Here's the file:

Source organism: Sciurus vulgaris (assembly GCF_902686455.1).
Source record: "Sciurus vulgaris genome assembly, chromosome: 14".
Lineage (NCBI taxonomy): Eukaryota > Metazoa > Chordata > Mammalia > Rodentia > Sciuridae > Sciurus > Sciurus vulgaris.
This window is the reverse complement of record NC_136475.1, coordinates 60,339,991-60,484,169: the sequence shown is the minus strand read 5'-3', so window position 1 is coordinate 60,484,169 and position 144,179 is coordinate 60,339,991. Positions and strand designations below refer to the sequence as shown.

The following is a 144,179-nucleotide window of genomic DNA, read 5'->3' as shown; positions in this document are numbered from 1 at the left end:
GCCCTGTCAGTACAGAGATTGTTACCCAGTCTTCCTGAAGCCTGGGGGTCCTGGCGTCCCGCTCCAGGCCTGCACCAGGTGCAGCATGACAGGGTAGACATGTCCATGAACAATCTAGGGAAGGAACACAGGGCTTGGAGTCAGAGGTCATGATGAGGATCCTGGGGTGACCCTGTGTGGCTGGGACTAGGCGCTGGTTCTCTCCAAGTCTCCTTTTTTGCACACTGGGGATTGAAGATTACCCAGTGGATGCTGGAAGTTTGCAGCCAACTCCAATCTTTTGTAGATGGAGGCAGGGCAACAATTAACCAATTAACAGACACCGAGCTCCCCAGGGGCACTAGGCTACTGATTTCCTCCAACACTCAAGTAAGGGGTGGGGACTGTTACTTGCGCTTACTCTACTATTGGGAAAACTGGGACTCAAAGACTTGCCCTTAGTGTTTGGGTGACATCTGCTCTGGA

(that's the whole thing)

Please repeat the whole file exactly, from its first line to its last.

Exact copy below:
Source organism: Sciurus vulgaris (assembly GCF_902686455.1).
Source record: "Sciurus vulgaris genome assembly, chromosome: 14".
Lineage (NCBI taxonomy): Eukaryota > Metazoa > Chordata > Mammalia > Rodentia > Sciuridae > Sciurus > Sciurus vulgaris.
This window is the reverse complement of record NC_136475.1, coordinates 60,339,991-60,484,169: the sequence shown is the minus strand read 5'-3', so window position 1 is coordinate 60,484,169 and position 144,179 is coordinate 60,339,991. Positions and strand designations below refer to the sequence as shown.

The following is a 144,179-nucleotide window of genomic DNA, read 5'->3' as shown; positions in this document are numbered from 1 at the left end:
GCCCTGTCAGTACAGAGATTGTTACCCAGTCTTCCTGAAGCCTGGGGGTCCTGGCGTCCCGCTCCAGGCCTGCACCAGGTGCAGCATGACAGGGTAGACATGTCCATGAACAATCTAGGGAAGGAACACAGGGCTTGGAGTCAGAGGTCATGATGAGGATCCTGGGGTGACCCTGTGTGGCTGGGACTAGGCGCTGGTTCTCTCCAAGTCTCCTTTTTTGCACACTGGGGATTGAAGATTACCCAGTGGATGCTGGAAGTTTGCAGCCAACTCCAATCTTTTGTAGATGGAGGCAGGGCAACAATTAACCAATTAACAGACACCGAGCTCCCCAGGGGCACTAGGCTACTGATTTCCTCCAACACTCAAGTAAGGGGTGGGGACTGTTACTTGCGCTTACTCTACTATTGGGAAAACTGGGACTCAAAGACTTGCCCTTAGTGTTTGGGTGACATCTGCTCTGGA